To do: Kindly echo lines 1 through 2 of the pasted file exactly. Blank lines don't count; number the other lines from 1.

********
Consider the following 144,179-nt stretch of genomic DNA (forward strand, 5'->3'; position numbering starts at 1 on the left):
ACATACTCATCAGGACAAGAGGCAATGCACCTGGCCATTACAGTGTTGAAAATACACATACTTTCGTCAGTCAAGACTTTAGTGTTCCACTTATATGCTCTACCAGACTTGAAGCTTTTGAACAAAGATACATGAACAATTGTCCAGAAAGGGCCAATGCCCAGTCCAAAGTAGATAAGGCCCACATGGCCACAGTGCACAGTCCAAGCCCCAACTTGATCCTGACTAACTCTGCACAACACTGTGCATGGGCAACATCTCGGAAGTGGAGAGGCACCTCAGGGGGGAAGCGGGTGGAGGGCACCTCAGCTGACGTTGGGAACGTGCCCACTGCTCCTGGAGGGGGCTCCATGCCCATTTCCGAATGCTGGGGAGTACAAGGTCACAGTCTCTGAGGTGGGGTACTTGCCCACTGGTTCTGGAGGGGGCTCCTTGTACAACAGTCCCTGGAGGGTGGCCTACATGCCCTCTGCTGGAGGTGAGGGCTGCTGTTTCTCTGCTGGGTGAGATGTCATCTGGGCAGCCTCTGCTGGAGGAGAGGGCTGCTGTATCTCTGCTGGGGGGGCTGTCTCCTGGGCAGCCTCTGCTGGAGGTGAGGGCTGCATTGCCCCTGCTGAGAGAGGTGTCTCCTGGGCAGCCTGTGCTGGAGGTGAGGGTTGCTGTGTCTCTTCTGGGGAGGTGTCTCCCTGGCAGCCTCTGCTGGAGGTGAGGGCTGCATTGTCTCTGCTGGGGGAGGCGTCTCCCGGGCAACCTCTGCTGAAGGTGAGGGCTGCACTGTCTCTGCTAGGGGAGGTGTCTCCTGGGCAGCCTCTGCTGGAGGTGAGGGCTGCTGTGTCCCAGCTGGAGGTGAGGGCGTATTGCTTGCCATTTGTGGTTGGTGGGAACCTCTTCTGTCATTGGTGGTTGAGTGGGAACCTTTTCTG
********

Consider the following 144,179-nt stretch of genomic DNA (forward strand, 5'->3'; position numbering starts at 1 on the left):
ACATACTCATCAGGACAAGAGGCAATGCACCTGGCCATTACAGTGTTGAAAATACACATACTTTCGTCAGTCAAGACTTTAGTGTTCCACTTATATGCTCTACCAGACTTGAAGCTTTTGAACAAAGATACATGAACAATTGTCCAGAAAGGGCCAATGCCCAGTCCAAAGTAGATAAGGCCCACATGGCCACAGTGCACAGTCCAAGCCCCAACTTGATCCTGACTAACTCTGCACAACACTGTGCATGGGCAACATCTCGGAAGTGGAGAGGCACCTCAGGGGGGAAGCGGGTGGAGGGCACCTCAGCTGACGTTGGGAACGTGCCCACTGCTCCTGGAGGGGGCTCCATGCCCATTTCCGAATGCTGGGGAGTACAAGGTCACAGTCTCTGAGGTGGGGTACTTGCCCACTGGTTCTGGAGGGGGCTCCTTGTACAACAGTCCCTGGAGGGTGGCCTACATGCCCTCTGCTGGAGGTGAGGGCTGCTGTTTCTCTGCTGGGTGAGATGTCATCTGGGCAGCCTCTGCTGGAGGAGAGGGCTGCTGTATCTCTGCTGGGGGGGCTGTCTCCTGGGCAGCCTCTGCTGGAGGTGAGGGCTGCATTGCCCCTGCTGAGAGAGGTGTCTCCTGGGCAGCCTGTGCTGGAGGTGAGGGTTGCTGTGTCTCTTCTGGGGAGGTGTCTCCCTGGCAGCCTCTGCTGGAGGTGAGGGCTGCATTGTCTCTGCTGGGGGAGGCGTCTCCCGGGCAACCTCTGCTGAAGGTGAGGGCTGCACTGTCTCTGCTAGGGGAGGTGTCTCCTGGGCAGCCTCTGCTGGAGGTGAGGGCTGCTGTGTCCCAGCTGGAGGTGAGGGCGTATTGCTTGCCATTTGTGGTTGGTGGGAACCTCTTCTGTCATTGGTGGTTGAGTGGGAACCTTTTCTG